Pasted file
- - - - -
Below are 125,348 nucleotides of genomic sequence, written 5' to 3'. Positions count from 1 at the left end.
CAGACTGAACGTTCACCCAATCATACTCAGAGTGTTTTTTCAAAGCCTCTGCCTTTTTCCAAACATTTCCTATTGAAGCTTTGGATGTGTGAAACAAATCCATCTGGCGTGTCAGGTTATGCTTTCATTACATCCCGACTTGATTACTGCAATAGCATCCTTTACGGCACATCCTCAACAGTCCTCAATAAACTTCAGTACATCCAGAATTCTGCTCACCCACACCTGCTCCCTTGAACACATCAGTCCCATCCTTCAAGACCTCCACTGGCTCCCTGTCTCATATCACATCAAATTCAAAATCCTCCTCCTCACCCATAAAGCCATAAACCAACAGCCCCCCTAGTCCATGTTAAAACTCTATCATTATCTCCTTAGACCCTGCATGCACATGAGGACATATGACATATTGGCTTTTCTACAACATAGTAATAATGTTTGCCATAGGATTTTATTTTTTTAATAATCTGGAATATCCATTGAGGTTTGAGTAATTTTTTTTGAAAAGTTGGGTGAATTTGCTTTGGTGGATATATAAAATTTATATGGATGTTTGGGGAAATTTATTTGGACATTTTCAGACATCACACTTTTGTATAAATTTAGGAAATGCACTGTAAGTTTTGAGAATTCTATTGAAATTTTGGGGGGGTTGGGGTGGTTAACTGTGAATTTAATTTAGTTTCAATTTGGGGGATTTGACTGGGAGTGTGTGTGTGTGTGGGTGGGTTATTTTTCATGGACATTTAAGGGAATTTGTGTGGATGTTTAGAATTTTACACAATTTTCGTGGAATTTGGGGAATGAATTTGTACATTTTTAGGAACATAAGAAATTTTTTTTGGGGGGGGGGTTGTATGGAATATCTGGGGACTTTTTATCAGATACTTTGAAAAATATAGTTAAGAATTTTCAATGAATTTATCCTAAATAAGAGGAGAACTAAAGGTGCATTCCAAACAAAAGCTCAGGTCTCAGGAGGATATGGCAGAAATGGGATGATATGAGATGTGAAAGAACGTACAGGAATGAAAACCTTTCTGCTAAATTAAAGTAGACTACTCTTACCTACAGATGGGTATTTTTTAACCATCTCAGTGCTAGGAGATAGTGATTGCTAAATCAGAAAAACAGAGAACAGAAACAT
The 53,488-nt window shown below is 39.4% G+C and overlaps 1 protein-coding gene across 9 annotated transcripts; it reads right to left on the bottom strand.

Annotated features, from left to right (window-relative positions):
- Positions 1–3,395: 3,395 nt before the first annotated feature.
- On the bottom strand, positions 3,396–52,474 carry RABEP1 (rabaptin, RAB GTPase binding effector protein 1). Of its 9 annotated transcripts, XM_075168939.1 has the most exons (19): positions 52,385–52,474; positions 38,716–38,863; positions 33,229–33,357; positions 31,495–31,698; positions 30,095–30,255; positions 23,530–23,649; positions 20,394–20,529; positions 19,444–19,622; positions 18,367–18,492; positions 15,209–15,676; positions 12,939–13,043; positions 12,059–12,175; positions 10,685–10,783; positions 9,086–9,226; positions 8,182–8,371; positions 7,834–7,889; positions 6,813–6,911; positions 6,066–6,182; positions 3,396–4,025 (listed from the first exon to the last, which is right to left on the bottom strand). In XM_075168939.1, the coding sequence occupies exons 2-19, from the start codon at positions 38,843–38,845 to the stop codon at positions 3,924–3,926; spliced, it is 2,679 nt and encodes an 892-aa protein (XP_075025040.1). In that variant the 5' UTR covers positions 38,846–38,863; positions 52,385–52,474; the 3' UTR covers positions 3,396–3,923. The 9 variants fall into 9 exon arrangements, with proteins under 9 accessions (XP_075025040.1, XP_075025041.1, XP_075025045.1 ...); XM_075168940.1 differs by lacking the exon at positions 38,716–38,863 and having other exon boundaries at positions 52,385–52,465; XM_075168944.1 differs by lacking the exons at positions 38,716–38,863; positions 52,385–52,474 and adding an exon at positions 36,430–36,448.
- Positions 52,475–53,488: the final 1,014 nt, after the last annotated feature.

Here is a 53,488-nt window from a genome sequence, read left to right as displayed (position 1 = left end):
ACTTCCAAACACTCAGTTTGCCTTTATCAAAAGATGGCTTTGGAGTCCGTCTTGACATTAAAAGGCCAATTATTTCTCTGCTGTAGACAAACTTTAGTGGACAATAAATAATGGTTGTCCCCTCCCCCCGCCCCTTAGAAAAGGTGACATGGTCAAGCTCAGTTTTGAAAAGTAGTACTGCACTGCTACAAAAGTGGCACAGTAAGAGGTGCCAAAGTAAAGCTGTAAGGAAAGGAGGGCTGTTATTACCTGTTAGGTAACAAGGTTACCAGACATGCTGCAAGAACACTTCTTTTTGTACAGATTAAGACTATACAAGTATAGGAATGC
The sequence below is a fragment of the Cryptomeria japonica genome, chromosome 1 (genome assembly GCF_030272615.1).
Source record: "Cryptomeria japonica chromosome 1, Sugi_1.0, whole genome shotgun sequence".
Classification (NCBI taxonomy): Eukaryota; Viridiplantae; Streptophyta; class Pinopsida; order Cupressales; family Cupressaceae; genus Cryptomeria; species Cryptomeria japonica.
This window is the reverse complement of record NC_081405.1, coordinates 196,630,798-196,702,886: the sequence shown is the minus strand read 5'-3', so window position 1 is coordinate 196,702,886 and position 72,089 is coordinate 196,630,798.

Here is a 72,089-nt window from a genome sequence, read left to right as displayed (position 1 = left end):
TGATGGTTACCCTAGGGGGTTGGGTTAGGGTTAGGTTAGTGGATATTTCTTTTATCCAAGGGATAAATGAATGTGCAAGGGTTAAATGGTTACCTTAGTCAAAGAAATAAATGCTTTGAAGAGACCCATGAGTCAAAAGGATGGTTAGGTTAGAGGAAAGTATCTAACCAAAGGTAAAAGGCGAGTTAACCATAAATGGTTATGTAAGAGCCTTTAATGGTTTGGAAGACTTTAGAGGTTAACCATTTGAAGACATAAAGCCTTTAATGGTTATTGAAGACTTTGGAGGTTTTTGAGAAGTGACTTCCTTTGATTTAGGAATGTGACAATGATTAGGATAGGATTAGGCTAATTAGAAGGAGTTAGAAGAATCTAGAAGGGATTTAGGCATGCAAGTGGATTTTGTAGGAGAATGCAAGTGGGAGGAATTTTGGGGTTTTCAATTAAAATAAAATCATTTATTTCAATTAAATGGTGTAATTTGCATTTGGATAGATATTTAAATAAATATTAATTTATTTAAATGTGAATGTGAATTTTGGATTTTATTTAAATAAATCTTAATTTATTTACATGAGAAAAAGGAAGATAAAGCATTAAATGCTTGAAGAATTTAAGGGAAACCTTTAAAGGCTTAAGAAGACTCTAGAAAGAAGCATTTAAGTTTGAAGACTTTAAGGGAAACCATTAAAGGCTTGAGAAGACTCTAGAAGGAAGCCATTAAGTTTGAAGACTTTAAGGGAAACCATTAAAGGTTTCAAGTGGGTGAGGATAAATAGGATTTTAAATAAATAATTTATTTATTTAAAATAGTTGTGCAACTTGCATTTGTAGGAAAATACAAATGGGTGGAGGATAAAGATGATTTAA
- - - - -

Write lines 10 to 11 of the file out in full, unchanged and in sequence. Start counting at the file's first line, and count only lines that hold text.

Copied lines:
The sequence below is a fragment of the Cryptomeria japonica genome, chromosome 1 (genome assembly GCF_030272615.1).
Source record: "Cryptomeria japonica chromosome 1, Sugi_1.0, whole genome shotgun sequence".